CHICAGO, Oct. 1, 2013 /PRNewswire/ -- In a move to dramatically accelerate brain research — and possible cures for autism, Parkinson's and stroke — the National Institutes of Health (NIH) today awarded Konrad Kording, Ph.D., research scientist at the Rehabilitation Institute of Chicago (RIC), a $9 million, five-year NIH Transformative Research Award to build a non-invasive, molecular-biologic tool to record, measure and study how the brain really works.
The award is part of NIH's "High Risk-High Reward" program and is one of just 10 Transformative Research grants awarded to scientists who propose highly-innovative approaches to major challenges facing the biomedical research community.
Kording, a neuroscientist, lead researcher at RIC and associate professor of physical medicine and rehabilitation at Northwestern University's Feinberg School of Medicine, will collaborate with a national team of scientists that include the highly-regarded Harvard microbiologist George Church and MIT neuroscientist Ed Boyden.
"NIH is excited to continue support of visionary investigators, among all career stages, pursuing science with the potential to transform scientific fields and accelerate the translation of scientific research into improved health, through the Common Fund's High Risk-High Reward Research Program," said NIH Director Francis S. Collins, M.D., Ph.D. "This program allows researchers to propose highly creative research projects across a broad range of biomedical research areas, that involve inherent risk, but have the potential for high-rewards."
If successful, the research would allow scientists to collect simultaneously recordings of activities from all the nerve cells in the whole mouse brain. Doing so will increase the capture of this data by 100,000-fold, change profoundly how the brain is studied and accelerate efforts to understand and cure all sorts of brain diseases and conditions. The NIH-funded effort will work in parallel with President Obama's recently-announced BRAIN (Brain Research through Advancing Innovative Neurotechnologies) Initiative. That $100 million program seeks to help researchers find new ways to treat, cure and even prevent brain disorders, such as Alzheimer's disease, epilepsy and traumatic brain injury.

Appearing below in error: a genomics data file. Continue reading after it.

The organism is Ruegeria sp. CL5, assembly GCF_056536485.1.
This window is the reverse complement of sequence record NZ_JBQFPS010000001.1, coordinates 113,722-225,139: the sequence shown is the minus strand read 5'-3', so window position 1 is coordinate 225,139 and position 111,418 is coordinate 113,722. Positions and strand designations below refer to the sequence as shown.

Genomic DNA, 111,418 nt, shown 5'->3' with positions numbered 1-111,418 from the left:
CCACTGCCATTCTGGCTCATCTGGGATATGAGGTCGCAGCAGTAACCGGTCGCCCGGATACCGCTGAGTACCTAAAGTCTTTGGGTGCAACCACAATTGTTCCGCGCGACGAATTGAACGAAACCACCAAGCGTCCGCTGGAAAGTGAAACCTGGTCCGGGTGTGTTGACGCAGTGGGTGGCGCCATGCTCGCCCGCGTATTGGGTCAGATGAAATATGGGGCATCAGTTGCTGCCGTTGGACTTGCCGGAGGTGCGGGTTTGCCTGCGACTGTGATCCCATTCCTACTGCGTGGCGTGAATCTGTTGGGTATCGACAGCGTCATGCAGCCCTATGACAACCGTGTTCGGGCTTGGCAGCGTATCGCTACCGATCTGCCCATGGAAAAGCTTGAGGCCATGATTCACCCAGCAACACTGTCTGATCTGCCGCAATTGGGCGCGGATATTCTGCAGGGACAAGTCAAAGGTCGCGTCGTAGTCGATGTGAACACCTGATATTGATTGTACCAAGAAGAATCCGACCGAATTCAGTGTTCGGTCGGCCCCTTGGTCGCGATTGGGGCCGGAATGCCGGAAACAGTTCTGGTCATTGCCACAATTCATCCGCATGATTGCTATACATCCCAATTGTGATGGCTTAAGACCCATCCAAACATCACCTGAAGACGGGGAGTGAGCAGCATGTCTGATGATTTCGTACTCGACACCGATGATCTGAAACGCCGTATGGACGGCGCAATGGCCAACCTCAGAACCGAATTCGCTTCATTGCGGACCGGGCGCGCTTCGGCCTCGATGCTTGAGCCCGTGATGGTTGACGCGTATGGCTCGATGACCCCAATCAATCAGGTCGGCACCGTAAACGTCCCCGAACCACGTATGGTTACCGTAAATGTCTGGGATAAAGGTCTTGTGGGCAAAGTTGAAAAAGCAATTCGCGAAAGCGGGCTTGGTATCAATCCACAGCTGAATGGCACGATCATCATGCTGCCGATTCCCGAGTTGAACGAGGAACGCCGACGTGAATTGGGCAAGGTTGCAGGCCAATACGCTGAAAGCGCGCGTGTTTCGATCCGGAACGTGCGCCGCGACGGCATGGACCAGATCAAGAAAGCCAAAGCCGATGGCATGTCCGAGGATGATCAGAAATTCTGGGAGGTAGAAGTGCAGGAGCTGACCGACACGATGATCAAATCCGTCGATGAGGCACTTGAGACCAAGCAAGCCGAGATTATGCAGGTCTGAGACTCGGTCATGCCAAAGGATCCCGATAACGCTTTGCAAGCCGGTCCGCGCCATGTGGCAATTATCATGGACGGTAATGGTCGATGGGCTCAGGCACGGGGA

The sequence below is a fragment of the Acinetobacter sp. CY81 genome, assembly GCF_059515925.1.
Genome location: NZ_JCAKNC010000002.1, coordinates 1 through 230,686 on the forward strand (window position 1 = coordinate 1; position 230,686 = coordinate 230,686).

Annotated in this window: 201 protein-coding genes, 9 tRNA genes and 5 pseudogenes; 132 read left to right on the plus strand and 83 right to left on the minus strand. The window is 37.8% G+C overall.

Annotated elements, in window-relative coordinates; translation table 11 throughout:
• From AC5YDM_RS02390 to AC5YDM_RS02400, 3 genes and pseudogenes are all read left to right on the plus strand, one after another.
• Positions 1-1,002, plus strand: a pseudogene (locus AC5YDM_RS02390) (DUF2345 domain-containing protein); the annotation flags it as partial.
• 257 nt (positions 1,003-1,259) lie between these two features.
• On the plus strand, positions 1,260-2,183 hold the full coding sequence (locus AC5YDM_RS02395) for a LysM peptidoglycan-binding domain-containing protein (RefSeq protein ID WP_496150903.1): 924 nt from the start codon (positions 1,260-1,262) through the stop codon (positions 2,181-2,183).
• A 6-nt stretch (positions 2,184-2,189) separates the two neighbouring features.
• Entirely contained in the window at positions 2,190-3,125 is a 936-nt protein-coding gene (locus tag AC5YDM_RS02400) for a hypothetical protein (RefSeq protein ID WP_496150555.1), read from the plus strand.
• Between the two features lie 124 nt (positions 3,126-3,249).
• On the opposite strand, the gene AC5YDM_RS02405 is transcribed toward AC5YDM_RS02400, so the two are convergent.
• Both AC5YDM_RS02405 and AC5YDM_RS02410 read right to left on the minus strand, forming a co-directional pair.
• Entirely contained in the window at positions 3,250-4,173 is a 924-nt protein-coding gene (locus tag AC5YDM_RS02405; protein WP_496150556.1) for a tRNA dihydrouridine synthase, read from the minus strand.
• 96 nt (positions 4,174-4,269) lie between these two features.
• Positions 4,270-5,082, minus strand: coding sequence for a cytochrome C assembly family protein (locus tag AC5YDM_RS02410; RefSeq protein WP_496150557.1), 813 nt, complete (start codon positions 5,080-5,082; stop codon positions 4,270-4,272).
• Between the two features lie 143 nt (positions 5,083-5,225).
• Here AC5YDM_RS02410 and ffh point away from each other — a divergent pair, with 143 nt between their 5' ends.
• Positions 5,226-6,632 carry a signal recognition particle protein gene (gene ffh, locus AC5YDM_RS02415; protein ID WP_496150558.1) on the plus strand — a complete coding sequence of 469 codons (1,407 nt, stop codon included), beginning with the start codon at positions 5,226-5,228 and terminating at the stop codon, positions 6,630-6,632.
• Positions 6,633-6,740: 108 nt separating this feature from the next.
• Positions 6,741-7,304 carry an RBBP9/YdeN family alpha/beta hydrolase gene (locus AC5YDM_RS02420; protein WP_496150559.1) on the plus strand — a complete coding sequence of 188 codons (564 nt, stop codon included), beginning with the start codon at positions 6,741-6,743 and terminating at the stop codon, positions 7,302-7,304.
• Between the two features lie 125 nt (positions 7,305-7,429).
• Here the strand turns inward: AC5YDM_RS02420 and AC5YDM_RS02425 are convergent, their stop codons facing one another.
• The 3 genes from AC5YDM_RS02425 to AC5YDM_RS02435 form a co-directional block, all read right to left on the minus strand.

Brain Cells that Record Own Activity
Currently, brain activity in mice is measured using a series of brain-implanted electrode-needles that transmit a tiny portion of neural activity to a recorder, amplifier, digitizer and computer. Kording's proposed solution would equip scientists to study the activity of all 100 million nerve cells at the same time — and do so biologically, without the use of machines to record it.
"The human brain has 85 billion nerve cells (i.e., neurons) — that's nearly twice the number of World Wide Web pages that Google tracks," said Kording. "The brain produces more information in 30 seconds than the Hubble telescope produced in its lifetime. Yet, we still understand very little of what's happening inside and how it actually works.
"By starting with mice — a mammal whose brain has only 1/1000th the number of nerve cells of a human brain — this new technique will take a giant step toward our being able to diagnose and treat human conditions."
Using microbiologic tools that are non-invasive and potentially less expensive than the physical tools used today, Kording's team will add extra DNA and engineered DNA polymerases to the neurons, effectively transforming them into recording devices that track nerve cell activity.